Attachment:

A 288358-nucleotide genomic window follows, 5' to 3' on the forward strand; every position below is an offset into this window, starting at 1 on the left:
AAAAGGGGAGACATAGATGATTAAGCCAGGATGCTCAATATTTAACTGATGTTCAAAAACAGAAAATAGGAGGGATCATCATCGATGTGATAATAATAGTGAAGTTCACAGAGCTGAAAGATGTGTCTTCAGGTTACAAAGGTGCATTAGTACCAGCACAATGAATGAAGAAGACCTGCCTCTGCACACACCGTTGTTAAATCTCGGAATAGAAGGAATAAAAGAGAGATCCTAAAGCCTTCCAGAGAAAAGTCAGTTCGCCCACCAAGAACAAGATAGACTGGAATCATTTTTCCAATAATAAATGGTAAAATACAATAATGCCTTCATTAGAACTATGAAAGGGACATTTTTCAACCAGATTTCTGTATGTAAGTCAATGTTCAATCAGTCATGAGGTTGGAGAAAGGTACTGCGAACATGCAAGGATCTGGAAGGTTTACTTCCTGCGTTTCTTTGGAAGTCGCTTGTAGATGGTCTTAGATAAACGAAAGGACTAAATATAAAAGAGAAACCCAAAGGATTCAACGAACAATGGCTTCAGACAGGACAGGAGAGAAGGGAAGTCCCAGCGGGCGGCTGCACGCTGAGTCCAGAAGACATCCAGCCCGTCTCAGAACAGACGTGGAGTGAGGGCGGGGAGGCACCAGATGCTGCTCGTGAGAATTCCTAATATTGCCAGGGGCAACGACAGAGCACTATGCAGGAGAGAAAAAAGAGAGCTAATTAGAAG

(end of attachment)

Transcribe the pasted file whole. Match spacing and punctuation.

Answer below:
A 288358-nucleotide genomic window follows, 5' to 3' on the forward strand; every position below is an offset into this window, starting at 1 on the left:
AAAAGGGGAGACATAGATGATTAAGCCAGGATGCTCAATATTTAACTGATGTTCAAAAACAGAAAATAGGAGGGATCATCATCGATGTGATAATAATAGTGAAGTTCACAGAGCTGAAAGATGTGTCTTCAGGTTACAAAGGTGCATTAGTACCAGCACAATGAATGAAGAAGACCTGCCTCTGCACACACCGTTGTTAAATCTCGGAATAGAAGGAATAAAAGAGAGATCCTAAAGCCTTCCAGAGAAAAGTCAGTTCGCCCACCAAGAACAAGATAGACTGGAATCATTTTTCCAATAATAAATGGTAAAATACAATAATGCCTTCATTAGAACTATGAAAGGGACATTTTTCAACCAGATTTCTGTATGTAAGTCAATGTTCAATCAGTCATGAGGTTGGAGAAAGGTACTGCGAACATGCAAGGATCTGGAAGGTTTACTTCCTGCGTTTCTTTGGAAGTCGCTTGTAGATGGTCTTAGATAAACGAAAGGACTAAATATAAAAGAGAAACCCAAAGGATTCAACGAACAATGGCTTCAGACAGGACAGGAGAGAAGGGAAGTCCCAGCGGGCGGCTGCACGCTGAGTCCAGAAGACATCCAGCCCGTCTCAGAACAGACGTGGAGTGAGGGCGGGGAGGCACCAGATGCTGCTCGTGAGAATTCCTAATATTGCCAGGGGCAACGACAGAGCACTATGCAGGAGAGAAAAAAGAGAGCTAATTAGAAG